*Mornings in Mexico by D. H. Lawrence (1927). A collection of travel essays, several of which are set in Oaxaca where Lawrence travelled with his wife, Frieda.

*The Pearl by John Steinbeck (1947). This novella is set in Baja California Sur and centers on the family of a pearl diver and the themes of greed and overvaluing material goods.

*Queer by William S. Burroughs (1952/1985). In this unfinished short novel, Burroughs develops an American protagonist who is coming to grips with his homosexuality and travels to Mexico looking for a mystery drug.

*Where the Air is Clear by Carlos Fuentes (1958). Fuentes’ novel was immensely successful and provides various scenes of daily life in Mexico City with an emphasis on corruption and inequality.

*Terra Nostra by Carlos Fuentes (1975).

Las aventuras, desventuras y sueños de Adonis García, el vampiro de la colonia roma by Luis Zapata (1979). This bildungsroman novel draws upon the tradition of the picaresque novel from Spain yet is written in an avant-garde, continuous form lacking punctuation and streaming together ideas and actions separated only by irregular spacing. The story surrounds the adventures of a young male prostitute who struggles to get by and it is set in the Zona Rosa and Colonia Roma, making the book a must-read for Spanish-readers visiting these neighborhoods.

*The Old Gringo by Carlos Fuentes (1985). This was Fuentes’ most popular novel in the US and was adapted into a movie starring Jane Fonda and Gregory Peck.

*Battles in the Desert & Other Stories by José Emilio Pacheco (1987). This collection of short stories is frequently assigned to Mexican students and is well-known in Mexico.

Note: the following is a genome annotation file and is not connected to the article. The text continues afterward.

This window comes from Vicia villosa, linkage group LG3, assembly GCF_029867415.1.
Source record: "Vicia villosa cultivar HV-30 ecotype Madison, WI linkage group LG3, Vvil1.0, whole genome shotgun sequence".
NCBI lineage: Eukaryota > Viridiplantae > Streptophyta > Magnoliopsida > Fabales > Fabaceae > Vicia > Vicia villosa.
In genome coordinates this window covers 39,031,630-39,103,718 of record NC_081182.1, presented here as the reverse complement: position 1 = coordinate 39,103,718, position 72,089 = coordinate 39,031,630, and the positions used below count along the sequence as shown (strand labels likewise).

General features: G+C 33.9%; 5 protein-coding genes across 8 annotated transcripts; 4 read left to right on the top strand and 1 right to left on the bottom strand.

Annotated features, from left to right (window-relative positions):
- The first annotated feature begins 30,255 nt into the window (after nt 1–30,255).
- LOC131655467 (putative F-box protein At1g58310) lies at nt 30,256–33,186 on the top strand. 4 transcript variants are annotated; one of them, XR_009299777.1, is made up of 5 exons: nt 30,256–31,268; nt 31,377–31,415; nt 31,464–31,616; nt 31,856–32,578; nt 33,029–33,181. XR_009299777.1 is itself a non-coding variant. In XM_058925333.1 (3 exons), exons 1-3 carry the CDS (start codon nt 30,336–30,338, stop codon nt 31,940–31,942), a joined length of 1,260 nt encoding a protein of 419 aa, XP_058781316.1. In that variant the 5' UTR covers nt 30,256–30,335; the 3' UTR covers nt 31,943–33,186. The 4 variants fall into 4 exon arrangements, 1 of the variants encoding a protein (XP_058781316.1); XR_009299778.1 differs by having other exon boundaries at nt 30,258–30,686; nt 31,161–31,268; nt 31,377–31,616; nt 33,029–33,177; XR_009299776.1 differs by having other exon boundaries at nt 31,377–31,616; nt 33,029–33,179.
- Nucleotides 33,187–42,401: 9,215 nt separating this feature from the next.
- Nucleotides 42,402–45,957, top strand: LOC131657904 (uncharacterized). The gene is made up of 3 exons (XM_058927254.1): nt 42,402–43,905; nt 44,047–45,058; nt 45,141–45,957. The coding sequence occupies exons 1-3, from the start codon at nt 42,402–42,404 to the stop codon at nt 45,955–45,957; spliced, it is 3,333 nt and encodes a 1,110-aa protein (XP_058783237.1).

*Amulet by Roberto Bolaño (1999). This novella is set in 1960s Mexico City and told from the perspective of a Uruguayan women living in DF as an exile who becomes involved in the 1968 student massacre in Tlatelolco. Some characters from this text also appear in The Savage Detectives. 

The Savage Detectives by Roberto Bolaño (1998/2007). Set in the downtown bohemian neighborhoods of Mexico City, the sprawling novel is renowned for its subject (young poets navigating and its form (narrated by over 40 characters).

The Lacuna by Barbara Kingsolver (2009). The first part of the book is set in Mexico with the protagonist employed by Diego Rivera and Frida Kahlo and the second part is set in Asheville, North Carolina.

Down the Rabbit Hole and Quesadilla by Juan Pablo Villalobos (2012, 2014). Dark and comic novellas adding new creativity to the “narcoliterature” genre.

*Almost Never and One out of Two by Daniel Sada (2008/2012, 2012/2015). Since Sada’s death in 2011, these two works have gained great critical recognition with Sada named among the likes of Juan Rulfo and Roberto Bolaño as a key Mexican author to be appreciated nationally and internationally as well.